What’s impacting building costs?
Don’t expect building costs to come back down
Higher building costs will be a permanent part of Australian construction as materials and labour will not fall back from the high levels they have reached, but will grow more moderately from the second half of this calendar year.
Total construction sector inflation will hit 9.5 per cent over the year to June 2022, and 6 per cent over the year to December 2022, consultancy Macromonitor says in a new report.
Don’t wait for prices to come down: Inflation will moderate, but not reverse, Macromonitor says.
“After the current surge, we don’t expect costs to just drop back to where they were previously,” Macromonitor director Nigel Hatcher said.
“Rather, costs will continue rising from the new, higher base, albeit at more normal rates of increase.”
Prices of different inputs will peak at different times during the year, but inflation across all inputs was due to normalise next year, the report shows.
“The cost jump is the combined result of a spike in commodity prices, a large rise in timber prices, and smaller, but possibly longer-lasting, increases in items such as wages, concrete and asphalt,” Mr Hatcher said.
“Global circumstances, including the Ukraine conflict and a major disruption to global shipping, have played a big role. But domestic building and construction growth has also pushed prices high, and this will be further exacerbated by flood rebuilding and a looming wave of infrastructure projects.”
The report predicts that, after the current peak in cost inflation, some items will continue to rise faster than they have previously, such as wages, due to heightened inflation expectations. But the items that have spiked the most, such as fuel and metals prices, will ultimately decline, with a negative impact to cost inflation.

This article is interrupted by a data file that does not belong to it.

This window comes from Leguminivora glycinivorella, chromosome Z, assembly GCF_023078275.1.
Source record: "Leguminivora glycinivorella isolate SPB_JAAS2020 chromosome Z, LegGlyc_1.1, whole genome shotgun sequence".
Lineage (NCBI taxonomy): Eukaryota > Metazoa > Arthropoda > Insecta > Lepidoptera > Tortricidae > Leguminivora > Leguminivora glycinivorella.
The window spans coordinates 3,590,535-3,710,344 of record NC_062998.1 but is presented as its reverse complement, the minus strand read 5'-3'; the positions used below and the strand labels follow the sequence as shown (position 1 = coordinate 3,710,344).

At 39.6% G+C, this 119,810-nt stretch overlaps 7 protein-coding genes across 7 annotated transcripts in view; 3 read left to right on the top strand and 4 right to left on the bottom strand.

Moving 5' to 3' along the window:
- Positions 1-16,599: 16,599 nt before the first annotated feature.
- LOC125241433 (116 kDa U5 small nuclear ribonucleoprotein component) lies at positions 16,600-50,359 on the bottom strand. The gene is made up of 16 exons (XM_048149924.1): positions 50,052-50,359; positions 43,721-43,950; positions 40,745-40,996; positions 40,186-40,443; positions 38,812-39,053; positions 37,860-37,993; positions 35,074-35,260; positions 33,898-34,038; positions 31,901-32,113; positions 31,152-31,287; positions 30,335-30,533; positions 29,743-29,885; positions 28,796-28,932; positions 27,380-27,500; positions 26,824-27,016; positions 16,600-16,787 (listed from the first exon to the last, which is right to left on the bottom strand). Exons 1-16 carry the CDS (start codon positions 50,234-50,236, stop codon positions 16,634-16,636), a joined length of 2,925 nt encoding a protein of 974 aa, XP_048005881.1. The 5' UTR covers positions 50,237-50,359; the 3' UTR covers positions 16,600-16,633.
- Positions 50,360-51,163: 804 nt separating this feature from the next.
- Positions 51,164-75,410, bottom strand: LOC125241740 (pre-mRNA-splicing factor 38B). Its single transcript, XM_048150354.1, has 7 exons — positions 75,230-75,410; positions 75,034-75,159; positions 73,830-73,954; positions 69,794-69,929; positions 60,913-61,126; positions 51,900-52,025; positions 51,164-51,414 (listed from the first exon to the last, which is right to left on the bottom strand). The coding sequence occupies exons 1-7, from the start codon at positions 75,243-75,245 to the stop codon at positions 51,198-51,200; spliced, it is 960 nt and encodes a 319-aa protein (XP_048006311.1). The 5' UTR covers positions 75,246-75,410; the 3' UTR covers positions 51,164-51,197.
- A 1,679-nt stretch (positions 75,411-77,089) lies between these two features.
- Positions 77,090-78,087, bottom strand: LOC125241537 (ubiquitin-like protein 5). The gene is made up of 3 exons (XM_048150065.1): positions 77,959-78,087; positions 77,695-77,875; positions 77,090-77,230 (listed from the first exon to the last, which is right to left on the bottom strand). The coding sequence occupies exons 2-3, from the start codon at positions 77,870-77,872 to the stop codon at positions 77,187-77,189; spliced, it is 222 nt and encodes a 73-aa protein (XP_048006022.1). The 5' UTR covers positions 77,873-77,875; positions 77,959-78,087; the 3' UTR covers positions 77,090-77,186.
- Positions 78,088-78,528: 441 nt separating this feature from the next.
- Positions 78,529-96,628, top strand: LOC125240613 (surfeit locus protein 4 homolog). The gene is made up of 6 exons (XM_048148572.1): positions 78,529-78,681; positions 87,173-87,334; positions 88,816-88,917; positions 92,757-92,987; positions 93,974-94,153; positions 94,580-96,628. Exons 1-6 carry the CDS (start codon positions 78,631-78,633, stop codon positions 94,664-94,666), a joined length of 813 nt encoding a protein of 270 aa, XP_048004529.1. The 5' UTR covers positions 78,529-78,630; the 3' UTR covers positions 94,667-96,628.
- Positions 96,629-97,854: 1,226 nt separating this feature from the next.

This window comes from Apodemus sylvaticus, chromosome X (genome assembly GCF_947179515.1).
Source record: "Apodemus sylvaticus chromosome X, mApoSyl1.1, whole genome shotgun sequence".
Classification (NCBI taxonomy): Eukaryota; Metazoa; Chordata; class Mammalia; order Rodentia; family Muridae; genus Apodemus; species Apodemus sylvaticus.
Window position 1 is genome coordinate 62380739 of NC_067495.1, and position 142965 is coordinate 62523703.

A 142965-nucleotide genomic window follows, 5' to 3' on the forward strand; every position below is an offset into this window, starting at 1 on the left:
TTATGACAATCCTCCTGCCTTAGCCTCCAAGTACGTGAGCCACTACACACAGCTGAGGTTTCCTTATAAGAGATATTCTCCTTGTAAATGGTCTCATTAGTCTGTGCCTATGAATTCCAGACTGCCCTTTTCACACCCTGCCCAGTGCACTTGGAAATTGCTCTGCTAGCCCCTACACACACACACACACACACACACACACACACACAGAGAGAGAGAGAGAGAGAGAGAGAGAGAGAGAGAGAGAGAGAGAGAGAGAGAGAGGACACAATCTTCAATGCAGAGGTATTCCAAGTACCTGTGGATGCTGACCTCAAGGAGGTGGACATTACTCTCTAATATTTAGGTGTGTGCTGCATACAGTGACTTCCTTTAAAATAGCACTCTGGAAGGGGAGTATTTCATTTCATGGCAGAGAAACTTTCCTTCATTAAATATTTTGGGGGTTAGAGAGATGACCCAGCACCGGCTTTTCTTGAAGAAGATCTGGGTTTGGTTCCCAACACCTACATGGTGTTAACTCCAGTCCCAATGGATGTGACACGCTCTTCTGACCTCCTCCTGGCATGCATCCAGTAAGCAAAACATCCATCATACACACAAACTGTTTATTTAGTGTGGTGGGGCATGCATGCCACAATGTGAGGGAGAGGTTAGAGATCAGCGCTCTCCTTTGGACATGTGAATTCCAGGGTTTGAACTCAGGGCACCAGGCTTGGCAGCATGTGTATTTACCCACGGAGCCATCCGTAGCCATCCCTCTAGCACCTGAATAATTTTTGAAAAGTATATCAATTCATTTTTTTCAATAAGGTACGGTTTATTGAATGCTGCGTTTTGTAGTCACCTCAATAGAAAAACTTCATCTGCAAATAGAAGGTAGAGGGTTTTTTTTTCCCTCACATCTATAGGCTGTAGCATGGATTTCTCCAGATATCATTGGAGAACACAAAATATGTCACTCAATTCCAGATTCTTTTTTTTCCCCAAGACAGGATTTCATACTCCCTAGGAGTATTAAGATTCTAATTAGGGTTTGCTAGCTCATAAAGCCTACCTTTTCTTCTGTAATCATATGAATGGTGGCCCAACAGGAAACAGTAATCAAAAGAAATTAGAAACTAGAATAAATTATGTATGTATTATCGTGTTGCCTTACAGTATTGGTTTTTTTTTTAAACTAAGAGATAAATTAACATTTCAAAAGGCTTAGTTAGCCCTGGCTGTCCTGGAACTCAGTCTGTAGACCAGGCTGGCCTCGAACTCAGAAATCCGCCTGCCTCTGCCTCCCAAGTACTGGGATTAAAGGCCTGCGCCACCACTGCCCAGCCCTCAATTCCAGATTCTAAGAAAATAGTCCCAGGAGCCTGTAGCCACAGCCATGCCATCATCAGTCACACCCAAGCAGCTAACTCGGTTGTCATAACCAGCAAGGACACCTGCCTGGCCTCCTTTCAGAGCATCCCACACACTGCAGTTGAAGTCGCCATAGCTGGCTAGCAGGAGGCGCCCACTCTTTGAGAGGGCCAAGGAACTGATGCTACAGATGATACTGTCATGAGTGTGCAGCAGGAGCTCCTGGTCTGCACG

“We expect growth in costs of 2.4 per cent in the year to June 2023, and growth of just 1.3 per cent in the year to June 2024,” Mr Hatcher said.
“Beyond that, we expect average annual cost inflation of 2.1 per cent per year through to 2031. This is slightly higher than the long-run average rate of cost inflation during the 12-year period from 2008 to 2020, which measured 1.7 per cent per year.”
The severe shortages and cost rises that are crippling the industry have prompted contractors to consider asking the Australian Bureau of Statistics to come up with new indices to track the costs of materials used to build roads and rail networks as companies grapple with soaring prices.
Bleby M. (2022, May 01). Don’t expect building costs to come back down. Financial Review.
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